CNBC reports the three Republican politicians joined social media app Parler this week, adding their profiles to a site that’s emerged as the new digital stomping ground for anti-Twitter conservatives. Sen. Ted Cruz of Texas arrived earlier this month and Rep. Devin Nunes of California started in February, while Sen. Rand Paul of Kentucky has been a member since 2018, the year the app launched.
It’s about time y’all joined me on @parler_app . What’s taking the rest of you so long?!— Senator Rand Paul (@RandPaul) June 24, 2020
To be fair, Trump campaign manager Brad Parscale has also been on Parler since 2018. Eric Trump, the president’s son, and his wife, Lara, joined on the same day last month. Like Twitter, the app lets users share comments, photos and news stories with their followers.
The catalyst for the latest growth surge was a story from The Wall Street Journal on Wednesday, which said that the Trump administration was looking for alternatives to Facebook and Twitter over concern that more content is going to be blocked as the election campaign heats up. The Journal named Parler as a possible alternative.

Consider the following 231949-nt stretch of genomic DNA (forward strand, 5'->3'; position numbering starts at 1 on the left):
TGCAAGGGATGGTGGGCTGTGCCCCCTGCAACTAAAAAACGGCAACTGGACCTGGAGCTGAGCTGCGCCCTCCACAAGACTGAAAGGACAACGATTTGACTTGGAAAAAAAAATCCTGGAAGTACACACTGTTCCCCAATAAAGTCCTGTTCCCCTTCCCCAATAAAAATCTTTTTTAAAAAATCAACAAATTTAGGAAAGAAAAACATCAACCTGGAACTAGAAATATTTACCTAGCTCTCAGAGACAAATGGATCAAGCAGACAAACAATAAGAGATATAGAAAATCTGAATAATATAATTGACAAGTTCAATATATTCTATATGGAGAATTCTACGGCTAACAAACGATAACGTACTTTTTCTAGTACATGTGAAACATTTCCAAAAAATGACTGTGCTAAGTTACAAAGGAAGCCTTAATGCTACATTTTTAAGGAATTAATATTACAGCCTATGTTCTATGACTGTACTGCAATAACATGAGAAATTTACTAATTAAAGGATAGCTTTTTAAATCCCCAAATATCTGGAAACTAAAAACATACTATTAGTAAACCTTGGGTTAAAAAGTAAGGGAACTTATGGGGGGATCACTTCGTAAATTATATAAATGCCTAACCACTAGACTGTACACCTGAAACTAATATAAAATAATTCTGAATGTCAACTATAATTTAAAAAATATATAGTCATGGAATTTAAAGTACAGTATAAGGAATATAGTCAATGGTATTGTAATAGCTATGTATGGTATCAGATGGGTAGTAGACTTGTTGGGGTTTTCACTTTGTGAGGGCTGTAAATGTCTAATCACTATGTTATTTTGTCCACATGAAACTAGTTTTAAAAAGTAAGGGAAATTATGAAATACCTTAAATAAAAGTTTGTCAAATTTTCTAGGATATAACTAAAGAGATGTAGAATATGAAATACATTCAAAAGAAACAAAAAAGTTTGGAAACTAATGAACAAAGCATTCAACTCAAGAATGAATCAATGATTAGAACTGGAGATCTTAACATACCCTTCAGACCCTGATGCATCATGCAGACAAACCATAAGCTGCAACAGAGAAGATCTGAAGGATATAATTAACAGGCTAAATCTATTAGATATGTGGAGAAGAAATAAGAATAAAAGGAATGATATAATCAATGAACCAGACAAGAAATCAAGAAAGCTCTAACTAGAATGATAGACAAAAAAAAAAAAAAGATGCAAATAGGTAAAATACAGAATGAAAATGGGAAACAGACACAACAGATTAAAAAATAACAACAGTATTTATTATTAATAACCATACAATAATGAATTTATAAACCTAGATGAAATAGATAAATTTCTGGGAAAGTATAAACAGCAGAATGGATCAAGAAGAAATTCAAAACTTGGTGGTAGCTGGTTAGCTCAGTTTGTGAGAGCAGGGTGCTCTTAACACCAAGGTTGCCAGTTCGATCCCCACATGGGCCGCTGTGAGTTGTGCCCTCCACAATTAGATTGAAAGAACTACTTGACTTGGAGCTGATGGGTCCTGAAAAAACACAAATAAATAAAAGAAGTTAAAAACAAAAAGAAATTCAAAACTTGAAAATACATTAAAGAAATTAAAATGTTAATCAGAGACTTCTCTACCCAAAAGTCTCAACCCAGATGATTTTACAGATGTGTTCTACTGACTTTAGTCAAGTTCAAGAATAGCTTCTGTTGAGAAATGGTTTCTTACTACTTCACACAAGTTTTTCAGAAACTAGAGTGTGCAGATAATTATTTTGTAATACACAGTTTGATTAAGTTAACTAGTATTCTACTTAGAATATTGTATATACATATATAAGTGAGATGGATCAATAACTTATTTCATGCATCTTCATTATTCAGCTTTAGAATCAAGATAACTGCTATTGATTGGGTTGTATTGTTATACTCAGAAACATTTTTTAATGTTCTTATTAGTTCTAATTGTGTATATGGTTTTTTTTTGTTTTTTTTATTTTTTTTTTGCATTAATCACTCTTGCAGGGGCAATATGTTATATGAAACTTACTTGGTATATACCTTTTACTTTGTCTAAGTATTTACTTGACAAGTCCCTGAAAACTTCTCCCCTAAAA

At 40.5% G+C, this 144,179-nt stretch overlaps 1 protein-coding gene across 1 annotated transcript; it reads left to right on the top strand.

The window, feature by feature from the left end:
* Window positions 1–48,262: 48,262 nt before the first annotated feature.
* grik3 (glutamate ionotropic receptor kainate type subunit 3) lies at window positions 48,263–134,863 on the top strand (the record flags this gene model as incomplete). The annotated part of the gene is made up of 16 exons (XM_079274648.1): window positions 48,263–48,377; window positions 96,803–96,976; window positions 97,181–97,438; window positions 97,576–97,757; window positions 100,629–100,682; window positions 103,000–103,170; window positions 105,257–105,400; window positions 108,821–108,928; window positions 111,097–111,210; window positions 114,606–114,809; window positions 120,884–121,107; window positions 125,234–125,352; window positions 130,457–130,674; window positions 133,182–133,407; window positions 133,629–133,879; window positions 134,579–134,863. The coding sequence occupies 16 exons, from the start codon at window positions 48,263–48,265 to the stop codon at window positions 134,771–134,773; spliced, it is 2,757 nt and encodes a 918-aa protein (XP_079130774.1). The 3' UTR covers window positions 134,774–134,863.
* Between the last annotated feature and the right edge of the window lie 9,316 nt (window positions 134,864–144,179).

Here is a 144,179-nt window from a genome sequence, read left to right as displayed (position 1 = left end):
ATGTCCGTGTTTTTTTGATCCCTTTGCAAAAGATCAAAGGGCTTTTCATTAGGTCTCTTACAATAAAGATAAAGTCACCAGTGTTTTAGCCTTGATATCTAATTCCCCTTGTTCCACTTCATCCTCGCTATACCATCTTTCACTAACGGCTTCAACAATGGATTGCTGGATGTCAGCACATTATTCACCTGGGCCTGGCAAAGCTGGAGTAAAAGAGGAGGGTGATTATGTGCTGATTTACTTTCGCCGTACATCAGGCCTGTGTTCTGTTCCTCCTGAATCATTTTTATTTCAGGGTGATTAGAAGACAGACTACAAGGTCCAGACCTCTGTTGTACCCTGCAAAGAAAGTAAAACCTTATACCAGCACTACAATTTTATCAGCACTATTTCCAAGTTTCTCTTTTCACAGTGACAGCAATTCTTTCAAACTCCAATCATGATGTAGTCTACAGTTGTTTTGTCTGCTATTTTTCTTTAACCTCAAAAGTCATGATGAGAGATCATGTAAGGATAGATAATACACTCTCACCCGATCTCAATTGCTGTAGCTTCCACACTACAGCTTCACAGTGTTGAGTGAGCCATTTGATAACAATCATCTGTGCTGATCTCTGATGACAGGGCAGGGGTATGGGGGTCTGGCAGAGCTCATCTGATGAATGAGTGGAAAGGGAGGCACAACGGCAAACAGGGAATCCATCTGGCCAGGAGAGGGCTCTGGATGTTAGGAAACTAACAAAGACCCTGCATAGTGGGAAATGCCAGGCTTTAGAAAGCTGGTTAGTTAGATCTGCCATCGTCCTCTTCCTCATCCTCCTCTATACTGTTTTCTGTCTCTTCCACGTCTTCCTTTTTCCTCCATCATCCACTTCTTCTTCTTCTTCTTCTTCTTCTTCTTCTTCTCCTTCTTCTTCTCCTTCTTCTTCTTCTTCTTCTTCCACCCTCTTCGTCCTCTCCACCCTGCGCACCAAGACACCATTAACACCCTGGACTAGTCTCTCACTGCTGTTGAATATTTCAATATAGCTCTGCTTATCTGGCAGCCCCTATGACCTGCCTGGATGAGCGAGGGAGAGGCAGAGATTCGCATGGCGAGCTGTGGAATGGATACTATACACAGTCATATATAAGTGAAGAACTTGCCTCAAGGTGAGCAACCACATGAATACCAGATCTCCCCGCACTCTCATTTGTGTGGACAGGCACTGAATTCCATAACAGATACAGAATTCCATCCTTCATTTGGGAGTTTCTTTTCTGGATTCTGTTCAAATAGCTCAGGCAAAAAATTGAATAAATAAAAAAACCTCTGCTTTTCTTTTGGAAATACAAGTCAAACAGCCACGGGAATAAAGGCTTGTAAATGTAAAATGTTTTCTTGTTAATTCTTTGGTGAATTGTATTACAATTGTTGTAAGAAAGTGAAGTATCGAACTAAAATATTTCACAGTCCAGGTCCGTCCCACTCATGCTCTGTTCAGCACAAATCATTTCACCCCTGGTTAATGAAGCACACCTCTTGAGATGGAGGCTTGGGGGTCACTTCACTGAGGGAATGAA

Two days later, Parler was the top-ranked iPhone app in the news category, ahead of Twitter and Reddit, and 24th overall, just behind Venmo and WhatsApp, according to App Annie. User growth surged to 1.5 million from 1 million over the course of about a week, said John Matze, Parler’s 27-year-old founder and CEO.
“We’re a community town square, an open town square, with no censorship,” Matze said in an interview on Thursday, from his home in Las Vegas. “If you can say it on the street of New York, you can say it on Parler.”
Parler is playing into the hands of conservatives, who have become more vocal in their criticism of Twitter since the site started flagging Trump’s tweets for promoting violence or abusive behavior or making false claims that could confuse voters. Trump supporters have long argued that the dominant Silicon Valley platforms have been out to censor conservative voices, even as those very same people continue to post on those sites and rack up followers by the thousands.
Rep. Jordan of Ohio told his 1.4 million Twitter followers on Friday to come over to Parler, where they “don’t censor or shadow ban,” referring to the practice of banning users in a way that’s not apparent to them. By late afternoon he had about 3,100 followers on Parler.
Twitter regularly denies treating people differently based on their political views. Liz Kelley, a Twitter spokeswoman, told CNBC in a statement that, “We enforce the Twitter Rules impartially for everyone, regardless of their background or political affiliation.”